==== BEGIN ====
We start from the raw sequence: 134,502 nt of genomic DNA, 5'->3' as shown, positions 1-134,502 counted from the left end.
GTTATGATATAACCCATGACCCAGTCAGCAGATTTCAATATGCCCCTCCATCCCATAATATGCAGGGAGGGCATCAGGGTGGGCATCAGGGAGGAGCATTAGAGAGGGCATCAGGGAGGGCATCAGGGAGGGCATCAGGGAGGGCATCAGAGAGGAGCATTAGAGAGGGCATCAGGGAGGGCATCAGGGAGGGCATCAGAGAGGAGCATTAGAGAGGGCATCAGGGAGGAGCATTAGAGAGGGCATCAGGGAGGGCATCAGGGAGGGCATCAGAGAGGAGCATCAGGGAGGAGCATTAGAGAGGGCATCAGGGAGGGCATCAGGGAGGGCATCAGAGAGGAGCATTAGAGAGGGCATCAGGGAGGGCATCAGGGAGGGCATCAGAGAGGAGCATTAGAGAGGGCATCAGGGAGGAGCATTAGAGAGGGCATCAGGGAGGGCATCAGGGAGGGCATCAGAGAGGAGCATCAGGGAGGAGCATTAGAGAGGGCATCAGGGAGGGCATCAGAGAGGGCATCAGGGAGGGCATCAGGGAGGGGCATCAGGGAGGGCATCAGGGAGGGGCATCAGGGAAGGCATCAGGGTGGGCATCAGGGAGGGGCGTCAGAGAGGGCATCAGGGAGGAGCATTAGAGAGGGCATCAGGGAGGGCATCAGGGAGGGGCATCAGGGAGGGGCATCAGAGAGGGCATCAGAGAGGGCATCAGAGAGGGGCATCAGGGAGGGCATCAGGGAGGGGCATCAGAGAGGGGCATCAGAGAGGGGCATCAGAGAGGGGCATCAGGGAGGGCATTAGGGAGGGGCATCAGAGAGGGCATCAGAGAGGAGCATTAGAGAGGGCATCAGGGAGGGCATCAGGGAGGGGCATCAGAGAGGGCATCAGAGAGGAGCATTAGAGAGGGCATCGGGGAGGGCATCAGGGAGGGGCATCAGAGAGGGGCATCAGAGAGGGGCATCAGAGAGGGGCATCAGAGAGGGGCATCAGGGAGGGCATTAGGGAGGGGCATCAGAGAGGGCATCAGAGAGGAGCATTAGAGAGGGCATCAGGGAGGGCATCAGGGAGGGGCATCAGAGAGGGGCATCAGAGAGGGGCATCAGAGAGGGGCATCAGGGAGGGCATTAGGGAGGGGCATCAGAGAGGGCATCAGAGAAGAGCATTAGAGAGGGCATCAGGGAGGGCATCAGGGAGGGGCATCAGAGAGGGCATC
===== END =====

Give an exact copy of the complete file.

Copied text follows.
We start from the raw sequence: 134,502 nt of genomic DNA, 5'->3' as shown, positions 1-134,502 counted from the left end.
GTTATGATATAACCCATGACCCAGTCAGCAGATTTCAATATGCCCCTCCATCCCATAATATGCAGGGAGGGCATCAGGGTGGGCATCAGGGAGGAGCATTAGAGAGGGCATCAGGGAGGGCATCAGGGAGGGCATCAGGGAGGGCATCAGAGAGGAGCATTAGAGAGGGCATCAGGGAGGGCATCAGGGAGGGCATCAGAGAGGAGCATTAGAGAGGGCATCAGGGAGGAGCATTAGAGAGGGCATCAGGGAGGGCATCAGGGAGGGCATCAGAGAGGAGCATCAGGGAGGAGCATTAGAGAGGGCATCAGGGAGGGCATCAGGGAGGGCATCAGAGAGGAGCATTAGAGAGGGCATCAGGGAGGGCATCAGGGAGGGCATCAGAGAGGAGCATTAGAGAGGGCATCAGGGAGGAGCATTAGAGAGGGCATCAGGGAGGGCATCAGGGAGGGCATCAGAGAGGAGCATCAGGGAGGAGCATTAGAGAGGGCATCAGGGAGGGCATCAGAGAGGGCATCAGGGAGGGCATCAGGGAGGGGCATCAGGGAGGGCATCAGGGAGGGGCATCAGGGAAGGCATCAGGGTGGGCATCAGGGAGGGGCGTCAGAGAGGGCATCAGGGAGGAGCATTAGAGAGGGCATCAGGGAGGGCATCAGGGAGGGGCATCAGGGAGGGGCATCAGAGAGGGCATCAGAGAGGGCATCAGAGAGGGGCATCAGGGAGGGCATCAGGGAGGGGCATCAGAGAGGGGCATCAGAGAGGGGCATCAGAGAGGGGCATCAGGGAGGGCATTAGGGAGGGGCATCAGAGAGGGCATCAGAGAGGAGCATTAGAGAGGGCATCAGGGAGGGCATCAGGGAGGGGCATCAGAGAGGGCATCAGAGAGGAGCATTAGAGAGGGCATCGGGGAGGGCATCAGGGAGGGGCATCAGAGAGGGGCATCAGAGAGGGGCATCAGAGAGGGGCATCAGAGAGGGGCATCAGGGAGGGCATTAGGGAGGGGCATCAGAGAGGGCATCAGAGAGGAGCATTAGAGAGGGCATCAGGGAGGGCATCAGGGAGGGGCATCAGAGAGGGGCATCAGAGAGGGGCATCAGAGAGGGGCATCAGGGAGGGCATTAGGGAGGGGCATCAGAGAGGGCATCAGAGAAGAGCATTAGAGAGGGCATCAGGGAGGGCATCAGGGAGGGGCATCAGAGAGGGCATC